Having tested the various file management programs a little more thoroughly, I’ve ended up with a fifth favorite: Total Commander. The main features are more or less the same as in the other programs (two panels, tabs, ftp client and archive support integrated, almost unlimited configurability, great keyboard support, etc.), but it works more smoothly, it is quicker, and doesn’t crash, which all the other programs have done on some occasion or another. But what is probably the greatest advantage is the active user community. Not only does that mean that a host of plugins for any possible task is available for TC, but when a lot of people rever a program with almost religious sentiments, that is usually a sign of quality (it is also a sign of a lot of people having too much time on their hands, but that’s a different matter).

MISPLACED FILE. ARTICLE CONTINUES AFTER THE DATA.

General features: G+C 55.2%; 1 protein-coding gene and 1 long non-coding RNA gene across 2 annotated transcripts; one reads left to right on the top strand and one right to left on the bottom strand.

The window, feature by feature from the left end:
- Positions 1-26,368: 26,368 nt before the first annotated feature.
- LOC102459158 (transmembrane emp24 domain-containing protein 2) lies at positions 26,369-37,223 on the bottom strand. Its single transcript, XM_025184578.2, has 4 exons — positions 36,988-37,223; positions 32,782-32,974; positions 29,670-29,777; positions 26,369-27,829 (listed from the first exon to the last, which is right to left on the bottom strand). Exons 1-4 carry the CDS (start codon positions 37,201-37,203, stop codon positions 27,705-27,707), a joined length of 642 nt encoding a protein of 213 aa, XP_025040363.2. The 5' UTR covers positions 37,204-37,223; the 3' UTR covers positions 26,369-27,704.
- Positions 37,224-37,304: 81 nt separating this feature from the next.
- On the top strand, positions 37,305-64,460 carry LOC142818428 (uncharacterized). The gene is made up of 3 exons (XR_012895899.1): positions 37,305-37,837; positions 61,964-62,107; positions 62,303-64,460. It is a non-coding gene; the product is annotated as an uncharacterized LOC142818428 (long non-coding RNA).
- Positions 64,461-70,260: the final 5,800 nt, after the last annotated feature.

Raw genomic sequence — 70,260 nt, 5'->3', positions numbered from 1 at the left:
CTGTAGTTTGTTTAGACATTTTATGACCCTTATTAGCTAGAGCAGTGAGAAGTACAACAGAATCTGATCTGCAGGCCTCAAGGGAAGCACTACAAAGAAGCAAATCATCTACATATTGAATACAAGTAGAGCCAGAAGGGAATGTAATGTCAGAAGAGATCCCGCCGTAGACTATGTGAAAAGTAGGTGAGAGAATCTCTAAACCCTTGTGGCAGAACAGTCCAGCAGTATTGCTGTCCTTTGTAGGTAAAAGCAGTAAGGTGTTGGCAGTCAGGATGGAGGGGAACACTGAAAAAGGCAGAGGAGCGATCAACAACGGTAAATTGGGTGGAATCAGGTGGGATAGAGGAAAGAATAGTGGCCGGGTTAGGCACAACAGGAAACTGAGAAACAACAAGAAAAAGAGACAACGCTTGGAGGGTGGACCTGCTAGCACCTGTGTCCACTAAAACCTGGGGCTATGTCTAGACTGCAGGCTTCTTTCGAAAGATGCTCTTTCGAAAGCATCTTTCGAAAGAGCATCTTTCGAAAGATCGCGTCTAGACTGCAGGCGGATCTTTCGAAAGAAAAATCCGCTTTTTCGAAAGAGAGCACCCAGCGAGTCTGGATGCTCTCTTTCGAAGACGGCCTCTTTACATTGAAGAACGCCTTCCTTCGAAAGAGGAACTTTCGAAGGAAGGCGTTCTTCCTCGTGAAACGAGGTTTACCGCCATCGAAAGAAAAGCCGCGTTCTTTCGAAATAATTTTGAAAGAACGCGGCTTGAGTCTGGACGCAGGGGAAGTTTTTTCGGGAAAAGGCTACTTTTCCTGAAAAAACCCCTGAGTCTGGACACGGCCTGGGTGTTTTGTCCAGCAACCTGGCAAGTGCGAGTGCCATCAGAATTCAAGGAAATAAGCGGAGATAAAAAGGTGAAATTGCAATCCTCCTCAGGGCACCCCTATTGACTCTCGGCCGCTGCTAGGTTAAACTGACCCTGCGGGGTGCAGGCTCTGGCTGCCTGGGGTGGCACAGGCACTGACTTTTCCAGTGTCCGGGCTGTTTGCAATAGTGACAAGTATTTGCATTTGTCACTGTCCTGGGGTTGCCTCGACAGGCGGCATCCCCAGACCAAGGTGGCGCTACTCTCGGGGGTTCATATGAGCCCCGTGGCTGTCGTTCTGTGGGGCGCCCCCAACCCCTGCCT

The one disadvantage is that it is shareware, not freeware. Some would say: why pay for something when you can get (almost) the same for free. Others would say: the extra features and the general quality is worth $30. (Others again might say: I can live with the nag screen).
Among the other programs I recommended, I’ve switched the order of the two top contenders. In the end, the lack of a good favorite handling and some other things made me abandon FreeCommander, much as I liked it, and go back to FileAnt. It didn’t seem to do any bad things to my system files after all, and the AntHill — quick links to your favorite folders — proved really useful.
That gives the order:
1. Total Commander